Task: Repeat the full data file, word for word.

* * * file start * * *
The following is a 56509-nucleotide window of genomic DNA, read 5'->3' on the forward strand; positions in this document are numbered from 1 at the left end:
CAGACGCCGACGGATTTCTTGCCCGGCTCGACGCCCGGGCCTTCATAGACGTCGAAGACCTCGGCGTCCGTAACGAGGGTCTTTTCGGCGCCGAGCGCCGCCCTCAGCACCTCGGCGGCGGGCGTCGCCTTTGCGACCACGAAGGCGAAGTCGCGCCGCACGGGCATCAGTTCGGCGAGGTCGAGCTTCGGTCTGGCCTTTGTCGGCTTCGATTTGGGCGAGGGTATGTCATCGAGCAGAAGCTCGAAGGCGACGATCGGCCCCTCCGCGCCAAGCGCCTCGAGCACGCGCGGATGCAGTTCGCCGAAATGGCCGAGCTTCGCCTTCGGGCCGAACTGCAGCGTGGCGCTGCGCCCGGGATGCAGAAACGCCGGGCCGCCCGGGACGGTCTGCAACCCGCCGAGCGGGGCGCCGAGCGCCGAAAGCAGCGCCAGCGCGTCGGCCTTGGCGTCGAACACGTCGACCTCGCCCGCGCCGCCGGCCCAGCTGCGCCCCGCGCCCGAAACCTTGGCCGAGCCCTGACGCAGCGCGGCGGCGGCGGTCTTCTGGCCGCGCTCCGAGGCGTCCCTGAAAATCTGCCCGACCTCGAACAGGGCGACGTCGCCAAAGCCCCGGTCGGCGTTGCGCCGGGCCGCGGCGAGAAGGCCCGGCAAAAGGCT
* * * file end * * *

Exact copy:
The following is a 56509-nucleotide window of genomic DNA, read 5'->3' on the forward strand; positions in this document are numbered from 1 at the left end:
CAGACGCCGACGGATTTCTTGCCCGGCTCGACGCCCGGGCCTTCATAGACGTCGAAGACCTCGGCGTCCGTAACGAGGGTCTTTTCGGCGCCGAGCGCCGCCCTCAGCACCTCGGCGGCGGGCGTCGCCTTTGCGACCACGAAGGCGAAGTCGCGCCGCACGGGCATCAGTTCGGCGAGGTCGAGCTTCGGTCTGGCCTTTGTCGGCTTCGATTTGGGCGAGGGTATGTCATCGAGCAGAAGCTCGAAGGCGACGATCGGCCCCTCCGCGCCAAGCGCCTCGAGCACGCGCGGATGCAGTTCGCCGAAATGGCCGAGCTTCGCCTTCGGGCCGAACTGCAGCGTGGCGCTGCGCCCGGGATGCAGAAACGCCGGGCCGCCCGGGACGGTCTGCAACCCGCCGAGCGGGGCGCCGAGCGCCGAAAGCAGCGCCAGCGCGTCGGCCTTGGCGTCGAACACGTCGACCTCGCCCGCGCCGCCGGCCCAGCTGCGCCCCGCGCCCGAAACCTTGGCCGAGCCCTGACGCAGCGCGGCGGCGGCGGTCTTCTGGCCGCGCTCCGAGGCGTCCCTGAAAATCTGCCCGACCTCGAACAGGGCGACGTCGCCAAAGCCCCGGTCGGCGTTGCGCCGGGCCGCGGCGAGAAGGCCCGGCAAAAGGCT